An 8 step process for developing a horse manure management plan: Part 1 - Volume produced and collection

Need to develop a horse manure management plan? Follow this 8 article series that discusses the components of developing a horse manure management plan.

This is article 1 of 8, Developing a horse manure management plan – Volume produced and collection 

Overwhelmed by horse manure? If you answered yes to this question, which seems to be a popular answer in most cases, it may be time to reevaluate your current management practices. Developing a horse manure management plan may seem like a daunting task but it doesn’t necessarily need to be. Another common interpretation is that horse manure management has to be an all or nothing approach. This is not necessarily the truth, as many plans are developed and implemented using an integrated approach.  Departmentalizing the components of a manure management systems plan  allows you to evaluate what is feasible, what options may be available, as well as developing a sustainable plan for the future.

Before anything else, it is a good idea to think about, write down, or even draw a map of what encompasses your respective horse farm. Three key points to consider here include:

  • Describe your horse farm – goals, objectives, partnerships, business opportunities, recreation
  • Land base resources – Identify how many acres you own or lease and how many of these acres are “usable”. For the purpose of this article series, we will refer to usable acres as acres that are appropriate for specifically managing and/or taking care of your horse. Acres to exclude from this calculation would be any area where manure should not be spread or acres that are not feasibly appropriate to spread manure. These areas may include: wetland and/or wooded areas, acres that encompass where your home, barn, riding arena, etc. are located.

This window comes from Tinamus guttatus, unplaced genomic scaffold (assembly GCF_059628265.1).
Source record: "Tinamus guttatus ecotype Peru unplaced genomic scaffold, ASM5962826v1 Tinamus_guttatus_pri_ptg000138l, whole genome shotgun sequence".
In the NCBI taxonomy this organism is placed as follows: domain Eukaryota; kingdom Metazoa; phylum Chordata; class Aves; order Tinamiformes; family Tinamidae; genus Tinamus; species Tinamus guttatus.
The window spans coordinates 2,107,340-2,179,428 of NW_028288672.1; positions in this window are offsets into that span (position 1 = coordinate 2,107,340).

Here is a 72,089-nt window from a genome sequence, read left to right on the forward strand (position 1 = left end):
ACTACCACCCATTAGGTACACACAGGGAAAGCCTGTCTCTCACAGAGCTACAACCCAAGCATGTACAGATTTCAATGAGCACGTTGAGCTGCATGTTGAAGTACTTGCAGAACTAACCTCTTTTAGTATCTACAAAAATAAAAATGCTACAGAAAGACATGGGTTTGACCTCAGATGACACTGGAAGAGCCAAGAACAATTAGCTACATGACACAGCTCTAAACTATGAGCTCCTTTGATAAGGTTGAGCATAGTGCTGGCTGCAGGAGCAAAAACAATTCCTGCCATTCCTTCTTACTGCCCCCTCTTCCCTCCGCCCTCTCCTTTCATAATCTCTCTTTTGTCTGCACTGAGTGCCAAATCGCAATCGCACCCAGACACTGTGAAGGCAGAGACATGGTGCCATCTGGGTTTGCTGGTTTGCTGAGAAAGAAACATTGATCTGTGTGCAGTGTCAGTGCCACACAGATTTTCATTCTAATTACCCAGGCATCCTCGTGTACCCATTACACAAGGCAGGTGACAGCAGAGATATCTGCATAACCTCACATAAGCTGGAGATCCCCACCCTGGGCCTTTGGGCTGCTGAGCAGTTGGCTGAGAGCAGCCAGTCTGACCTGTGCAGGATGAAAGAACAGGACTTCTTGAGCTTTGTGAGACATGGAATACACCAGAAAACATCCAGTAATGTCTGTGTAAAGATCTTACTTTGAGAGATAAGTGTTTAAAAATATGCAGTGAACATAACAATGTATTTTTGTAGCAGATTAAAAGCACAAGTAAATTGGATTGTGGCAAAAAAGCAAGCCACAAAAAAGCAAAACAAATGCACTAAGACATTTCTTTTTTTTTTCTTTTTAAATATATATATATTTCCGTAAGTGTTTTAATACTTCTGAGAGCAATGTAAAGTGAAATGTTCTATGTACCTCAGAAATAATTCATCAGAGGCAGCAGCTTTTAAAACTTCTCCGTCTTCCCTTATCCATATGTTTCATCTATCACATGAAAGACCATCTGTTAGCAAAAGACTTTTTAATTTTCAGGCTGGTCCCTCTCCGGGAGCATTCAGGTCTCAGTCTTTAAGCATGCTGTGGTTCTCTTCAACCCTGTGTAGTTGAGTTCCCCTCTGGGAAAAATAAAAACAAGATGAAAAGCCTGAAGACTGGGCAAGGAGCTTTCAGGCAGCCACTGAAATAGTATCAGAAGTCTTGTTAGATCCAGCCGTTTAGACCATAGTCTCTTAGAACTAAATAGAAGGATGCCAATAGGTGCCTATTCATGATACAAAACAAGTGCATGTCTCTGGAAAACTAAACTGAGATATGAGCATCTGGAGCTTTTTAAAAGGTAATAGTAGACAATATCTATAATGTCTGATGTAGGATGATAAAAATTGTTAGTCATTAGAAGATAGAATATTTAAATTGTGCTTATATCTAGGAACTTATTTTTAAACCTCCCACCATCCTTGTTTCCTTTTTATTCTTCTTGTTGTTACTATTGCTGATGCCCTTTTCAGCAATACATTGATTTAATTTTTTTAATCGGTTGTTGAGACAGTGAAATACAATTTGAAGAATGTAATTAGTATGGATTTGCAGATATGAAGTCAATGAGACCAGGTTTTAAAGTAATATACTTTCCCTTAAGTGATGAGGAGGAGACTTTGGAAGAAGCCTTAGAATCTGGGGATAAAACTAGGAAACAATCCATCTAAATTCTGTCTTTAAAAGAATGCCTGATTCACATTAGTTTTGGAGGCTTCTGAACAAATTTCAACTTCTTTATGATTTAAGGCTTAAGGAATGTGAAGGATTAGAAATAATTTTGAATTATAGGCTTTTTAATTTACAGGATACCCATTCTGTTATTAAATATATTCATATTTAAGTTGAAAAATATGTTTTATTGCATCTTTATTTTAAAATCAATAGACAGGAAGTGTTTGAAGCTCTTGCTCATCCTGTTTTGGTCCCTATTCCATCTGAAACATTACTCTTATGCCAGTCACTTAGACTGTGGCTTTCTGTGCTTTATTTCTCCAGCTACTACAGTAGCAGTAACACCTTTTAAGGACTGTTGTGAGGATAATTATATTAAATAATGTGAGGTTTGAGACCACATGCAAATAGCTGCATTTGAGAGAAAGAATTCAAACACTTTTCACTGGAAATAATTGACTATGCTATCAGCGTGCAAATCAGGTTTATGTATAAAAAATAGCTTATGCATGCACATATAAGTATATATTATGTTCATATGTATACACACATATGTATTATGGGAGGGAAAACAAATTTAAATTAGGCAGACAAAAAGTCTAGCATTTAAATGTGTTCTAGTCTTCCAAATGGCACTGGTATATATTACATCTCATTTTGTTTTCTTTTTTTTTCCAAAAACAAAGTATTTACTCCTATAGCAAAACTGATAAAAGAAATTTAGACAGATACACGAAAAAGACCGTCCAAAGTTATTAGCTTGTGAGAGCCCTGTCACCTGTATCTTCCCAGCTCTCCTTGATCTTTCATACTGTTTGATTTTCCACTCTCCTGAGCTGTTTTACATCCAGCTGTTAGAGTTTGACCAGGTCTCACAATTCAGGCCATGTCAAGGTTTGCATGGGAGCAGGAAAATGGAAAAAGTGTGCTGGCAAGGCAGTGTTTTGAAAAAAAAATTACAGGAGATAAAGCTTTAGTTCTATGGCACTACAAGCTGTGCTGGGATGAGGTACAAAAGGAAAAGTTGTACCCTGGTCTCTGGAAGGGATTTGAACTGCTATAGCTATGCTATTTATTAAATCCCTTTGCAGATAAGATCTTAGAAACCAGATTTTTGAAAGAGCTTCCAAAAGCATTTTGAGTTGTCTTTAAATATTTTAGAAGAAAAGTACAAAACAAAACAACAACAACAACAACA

• Number of horses that currently reside on your farm

By doing this initial exercise, you get an unbiased perspective as a starting point rather than a reactive attempt at a solution.    

Volume Produced

The next step is to calculate how much manure is being produced by your horses. In general terms, a 1,000 lb. horse will produce approximately 50 lbs. of manure in a day. Below is an example calculation.

Manure volume produced by 1 horse per month:

1,000 lb. horse = 50 lbs. manure/day

50 lbs. manure X 30 d = 1,500 lbs. of manure/month/horse

If your horse is stalled: for every 1 lb. of manure add 0.3 lbs. wood shavings

1,500 lbs. manure/month + 450 lbs. shavings = 1,950 lbs. feed stocks (manure + shavings)/horse/month

If you wish to get more specific with your calculations, the table below illustrates daily manure production and characteristics, as excreted.

Nutrient content, lbs./day


Size, lbs.






Lactating cow

88 lb. milk/d






Gestating sow







Horse  (Ave. sedentary & exercised)







Finishing Beef

750 – 1,250






Table Source: ASAE, 2014 D384.2

This table also indicates the nutrient contents Nitrogen (N), Phosphorus (P2O5) and Potassium (K2O) . These values will be referred to later on in the article series when considering manure utilization.